What happens when you stop using hydroquinone cream?

Question: My doctor gave me a prescription for hydroquinone ( 4%) cream.  It’s helping control my post pregnancy dark splotches, but I’ve heard bad things about  it.  How long am I able to safely use it? And what happens when you stop using hydroquinone cream?

Answer:  Hydroquinone is one among those medications that we like to hate. It’s been around for many years and is really  the ONLY ingredient that has been approved by the FDA for skin lightening consistent with Sinai dermatologist  Dr Gary Goldenberg, you’ll safely use hydroquinone cream for  up to 3 months at a time. albeit its working, you would like to require a 3 month drug holiday after the initial treatment.  If you would like to return to the present popular skin lightener, you’re back to a 3 month on and three month off schedule. However if  it hasn’t worked within the first three months, it’s probably  never getting to help your skin and it’s time to undertake something else.

How Does Hydroquinone Cream Work?

Hydroquinone blocks production of melanin by blocking the assembly of an enzyme that’s necessary for the assembly of the   dark pigment. It doesn’t  break down existing pigment but prevents new melanin from forming.  During the three month treatment period the prevailing darkened skin  cells  are  shed naturally and therefore the hydroquinone prevents new melanin from developing within the fresh new  skin cells.

Getting the simplest Results From Hydroquinone Cream

Before starting hydroquinone treatment, it’s important to understand  how your skin will react to treatment. to seek out if your skin is sensitive, dab a little amount on the inner surface of your forearm. If no itching or redness develops in 24 hours then you’re good to travel. To hurry up the advantages,  some experts recommend employing a glycolic cleanser or moisturizer to  help  speed up turnover  of  pigmented skin cells.

You can find 2% Hydroquinone cream on pharmacy shelves, but the 4% concentration is  available only by doctor prescription.  Your doctor also can prescribe  hydroquinone that’s combined with other skin brighteners. For instance Glyquin contains 4% hydroquinone with 10% glycolic acid.  Triluma may be a triple threat  skin lightener with hydroquinone cream to prevent melanin production, Retin A to hurry up cell turnover and a light steroid to keep things calm.

Problems with Hydroquinone

There is a dark side to hydroquinone ( no pun intended).  Dr Goldenberg warns that prolonged use  has been related to  the development of blue-black pigmentation (called ochronosis) that’s  very hard to manage. This is often usually seen in Africa and could be thanks to the presence of other ingredients within the  local skin lightening  formulations like phenol and mercury.  There also are reports of cancer appearing in animals  treated with hydroquinone cream, but  no studies have shown this connection in humans.

One final thought: you want to apply a 30-50 SPF sunscreen when using hydroquinone.  This ingredient acts by blocking new melanin production and if the skin is consistently exposed to new UV rays, there’ll be no improvement.   Skin  cells have long memories,  and  just  one unprotected sun filled  day can trigger new melanin production and more pigmentation. Trust me  this does happen.  I undid   three months of Tri Luma treatment with a morning on the beach.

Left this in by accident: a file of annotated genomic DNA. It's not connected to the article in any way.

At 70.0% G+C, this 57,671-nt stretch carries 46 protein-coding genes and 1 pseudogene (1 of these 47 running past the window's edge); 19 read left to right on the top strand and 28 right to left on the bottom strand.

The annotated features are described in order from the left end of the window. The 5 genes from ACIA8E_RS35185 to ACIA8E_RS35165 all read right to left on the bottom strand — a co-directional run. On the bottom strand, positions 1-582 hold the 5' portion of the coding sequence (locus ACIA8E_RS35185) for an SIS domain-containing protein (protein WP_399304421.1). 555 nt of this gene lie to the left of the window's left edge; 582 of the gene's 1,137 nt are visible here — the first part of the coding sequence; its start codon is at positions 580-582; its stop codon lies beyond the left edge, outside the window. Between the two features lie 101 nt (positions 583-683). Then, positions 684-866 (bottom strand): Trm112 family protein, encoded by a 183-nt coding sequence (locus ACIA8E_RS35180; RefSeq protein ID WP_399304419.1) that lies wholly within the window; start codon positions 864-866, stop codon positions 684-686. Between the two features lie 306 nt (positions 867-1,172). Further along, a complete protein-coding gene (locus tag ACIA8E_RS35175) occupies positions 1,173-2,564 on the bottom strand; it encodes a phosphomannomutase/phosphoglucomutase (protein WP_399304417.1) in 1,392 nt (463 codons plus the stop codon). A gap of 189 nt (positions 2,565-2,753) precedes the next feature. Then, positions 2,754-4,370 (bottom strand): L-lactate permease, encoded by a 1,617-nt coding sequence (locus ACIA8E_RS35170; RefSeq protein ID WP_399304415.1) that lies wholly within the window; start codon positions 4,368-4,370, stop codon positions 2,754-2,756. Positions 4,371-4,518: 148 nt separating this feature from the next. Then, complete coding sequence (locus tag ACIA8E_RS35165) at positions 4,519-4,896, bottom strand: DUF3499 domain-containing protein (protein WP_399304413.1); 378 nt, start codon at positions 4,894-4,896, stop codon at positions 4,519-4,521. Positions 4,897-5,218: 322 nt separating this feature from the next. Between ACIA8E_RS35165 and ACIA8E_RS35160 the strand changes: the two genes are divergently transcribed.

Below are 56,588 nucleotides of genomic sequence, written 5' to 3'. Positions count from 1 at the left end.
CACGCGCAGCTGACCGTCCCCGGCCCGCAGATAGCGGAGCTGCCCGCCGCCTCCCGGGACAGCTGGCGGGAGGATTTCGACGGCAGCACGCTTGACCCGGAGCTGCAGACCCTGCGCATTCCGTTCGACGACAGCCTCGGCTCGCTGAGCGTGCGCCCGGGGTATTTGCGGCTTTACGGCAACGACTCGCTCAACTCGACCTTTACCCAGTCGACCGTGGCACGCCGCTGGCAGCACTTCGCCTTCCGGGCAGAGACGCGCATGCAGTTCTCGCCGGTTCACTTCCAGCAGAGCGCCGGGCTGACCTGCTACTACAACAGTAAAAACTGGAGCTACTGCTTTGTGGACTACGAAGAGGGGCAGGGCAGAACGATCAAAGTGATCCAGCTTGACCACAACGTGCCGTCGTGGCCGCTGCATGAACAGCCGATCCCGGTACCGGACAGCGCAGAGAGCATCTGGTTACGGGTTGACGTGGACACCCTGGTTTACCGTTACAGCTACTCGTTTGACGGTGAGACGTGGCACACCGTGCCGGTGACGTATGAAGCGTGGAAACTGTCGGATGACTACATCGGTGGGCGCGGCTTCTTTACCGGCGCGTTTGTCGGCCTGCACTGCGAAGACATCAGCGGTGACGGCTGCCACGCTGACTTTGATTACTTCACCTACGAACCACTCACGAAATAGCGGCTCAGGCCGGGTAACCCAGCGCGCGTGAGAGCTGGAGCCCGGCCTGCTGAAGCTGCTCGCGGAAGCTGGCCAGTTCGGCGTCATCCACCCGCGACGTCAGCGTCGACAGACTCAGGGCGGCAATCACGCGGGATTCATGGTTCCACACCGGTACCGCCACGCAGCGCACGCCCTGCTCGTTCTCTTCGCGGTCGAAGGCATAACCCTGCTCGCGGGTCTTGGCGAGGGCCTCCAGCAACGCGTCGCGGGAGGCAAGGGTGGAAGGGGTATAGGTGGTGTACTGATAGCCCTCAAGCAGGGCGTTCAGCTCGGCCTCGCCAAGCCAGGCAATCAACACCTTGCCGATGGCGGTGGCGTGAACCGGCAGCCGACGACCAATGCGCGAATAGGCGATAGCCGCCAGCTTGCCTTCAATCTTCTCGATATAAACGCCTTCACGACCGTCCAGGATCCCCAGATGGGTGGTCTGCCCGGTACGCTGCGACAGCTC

The bleaching effects of hydroquinone cream appear more pronounced within the areas not suffering from melasma. Meanwhile, the dark marks of melasma show no improvement after that. In fact, the active melanocytes within the affected areas become resistant to hydroquinone, the patient’s hyperpigmentation in these areas worsens.

That is what happened to a 58-year-old female patient from India who was treated with melasma at our clinic in 2001. At that point, she was treated successfully with hydroquinone 4%, and hydroquinone mixed with retinoic acid, followed by a chemical peel to the papillary dermis. A decade later, after having obtained branded hydroquinone 4% and retinoic acid products from the online and therefore the black market, she returned and was diagnosed with rebound severe melasma (epidermal and dermal) that didn’t respond but worsened by her continuous hydroquinone cream use.

What happens when you stop using hydroquinone cream

I like to recommend that after not quite five months of hydroquinone application, all patients should cease using this drug for 2 to 3 months. This enables melanocytes to stabilize (so they will withstand external and internal factors which may otherwise increase their activity) and restore the skin’s natural melanin. During this phase, patients can use other lightening agents, then resume hydroquinone if necessary afterward.

Some dermatologists may prefer to treat resistant melasma by increasing the hydroquinone concentration. Instead, I even have found that patients respond well to aggressive application of hydroquinone (4%) plus retinoic acid, combined in equal parts. This mix tends to not bleach the skin, but to accelerate attainment of a more natural and even color tone. Once the skin’s color has evened out after up to 5 months of treatment, I even have my patients discontinue use of this mixture and switch to retinoic acid alone for 2 to 3 months; then patients resume hydroquinone cream application if needed.

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